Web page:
Marshes and deep water wetlands have water depths between six inches and six feet. Some of these wetlands have standing water year-round, others for only part of the year. They support plant life both above and below the water surface. The shallowest marshes, seasonally-flooded basins, capture and fill up with snowmelt and rain in the spring and may be dry by late summer. In shallow marshes, water comes from surface water, groundwater, or both. Deep marshes may have high water levels much of the year. They are often found next to consistent sources of water like lakes and rivers.

How to recognize them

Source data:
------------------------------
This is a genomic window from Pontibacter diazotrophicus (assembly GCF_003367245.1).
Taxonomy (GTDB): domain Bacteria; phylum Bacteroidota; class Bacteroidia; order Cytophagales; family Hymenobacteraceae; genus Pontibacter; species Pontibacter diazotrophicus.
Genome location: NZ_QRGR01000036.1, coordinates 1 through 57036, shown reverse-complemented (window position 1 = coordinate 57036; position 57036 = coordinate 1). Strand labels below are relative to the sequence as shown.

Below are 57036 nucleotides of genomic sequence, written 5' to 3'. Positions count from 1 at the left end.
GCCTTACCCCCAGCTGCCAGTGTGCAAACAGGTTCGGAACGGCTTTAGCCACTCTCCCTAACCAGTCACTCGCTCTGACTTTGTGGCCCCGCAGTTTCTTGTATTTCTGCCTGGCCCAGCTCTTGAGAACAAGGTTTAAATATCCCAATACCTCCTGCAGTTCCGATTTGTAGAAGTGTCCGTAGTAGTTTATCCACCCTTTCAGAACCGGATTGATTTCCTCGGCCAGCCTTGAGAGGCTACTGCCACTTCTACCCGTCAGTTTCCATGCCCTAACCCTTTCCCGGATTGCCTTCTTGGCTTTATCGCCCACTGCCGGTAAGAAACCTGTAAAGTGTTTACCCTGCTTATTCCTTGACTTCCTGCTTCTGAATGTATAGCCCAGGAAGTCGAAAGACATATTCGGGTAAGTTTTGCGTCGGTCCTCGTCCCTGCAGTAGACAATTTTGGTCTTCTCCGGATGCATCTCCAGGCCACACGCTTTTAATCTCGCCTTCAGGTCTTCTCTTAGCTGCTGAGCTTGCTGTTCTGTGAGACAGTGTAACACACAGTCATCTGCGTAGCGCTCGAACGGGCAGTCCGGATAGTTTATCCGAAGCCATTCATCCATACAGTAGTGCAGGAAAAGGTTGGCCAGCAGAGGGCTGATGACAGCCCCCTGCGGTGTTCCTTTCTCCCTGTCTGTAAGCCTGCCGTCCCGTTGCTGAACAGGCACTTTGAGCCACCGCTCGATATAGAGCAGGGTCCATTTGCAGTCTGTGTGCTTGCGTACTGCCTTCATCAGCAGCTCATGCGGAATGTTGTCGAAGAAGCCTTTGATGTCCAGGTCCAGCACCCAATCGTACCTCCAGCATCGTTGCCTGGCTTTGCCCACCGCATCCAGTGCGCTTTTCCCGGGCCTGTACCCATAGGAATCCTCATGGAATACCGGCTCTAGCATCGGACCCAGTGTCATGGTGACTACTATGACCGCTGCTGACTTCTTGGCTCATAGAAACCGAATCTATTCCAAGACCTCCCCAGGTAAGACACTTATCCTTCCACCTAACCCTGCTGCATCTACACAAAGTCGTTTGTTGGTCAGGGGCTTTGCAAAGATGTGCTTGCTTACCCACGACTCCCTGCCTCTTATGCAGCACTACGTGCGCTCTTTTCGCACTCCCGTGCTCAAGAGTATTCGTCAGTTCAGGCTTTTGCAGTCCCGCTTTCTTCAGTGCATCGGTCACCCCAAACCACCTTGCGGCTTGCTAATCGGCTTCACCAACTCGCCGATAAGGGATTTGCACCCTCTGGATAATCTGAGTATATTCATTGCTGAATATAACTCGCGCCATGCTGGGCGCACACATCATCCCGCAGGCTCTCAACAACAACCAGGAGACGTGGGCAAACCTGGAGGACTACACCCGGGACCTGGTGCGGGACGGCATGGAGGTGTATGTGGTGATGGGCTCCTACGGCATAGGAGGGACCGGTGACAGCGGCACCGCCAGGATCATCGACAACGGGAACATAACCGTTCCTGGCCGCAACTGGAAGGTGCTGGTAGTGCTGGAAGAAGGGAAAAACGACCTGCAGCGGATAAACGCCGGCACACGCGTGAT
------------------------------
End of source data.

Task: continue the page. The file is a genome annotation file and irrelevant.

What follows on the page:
Marshes are what come to mind for most people when they think of a wetland. Cattails and open water are common, though bulrush, bur-reed, pondweed, and smartweed are often found in marshes too. Keep in mind that while some marshes may not have open water year-round, their soil is still saturated with water below the soil surface. These wetlands are often found in agricultural landscapes and next to rivers and lakes.

Plants and animals to look for

Northern pike



Black-crowned night heron

Blue-winged teal


Wild rice

Red-winged blackbird


Wisconsin’s wetland types

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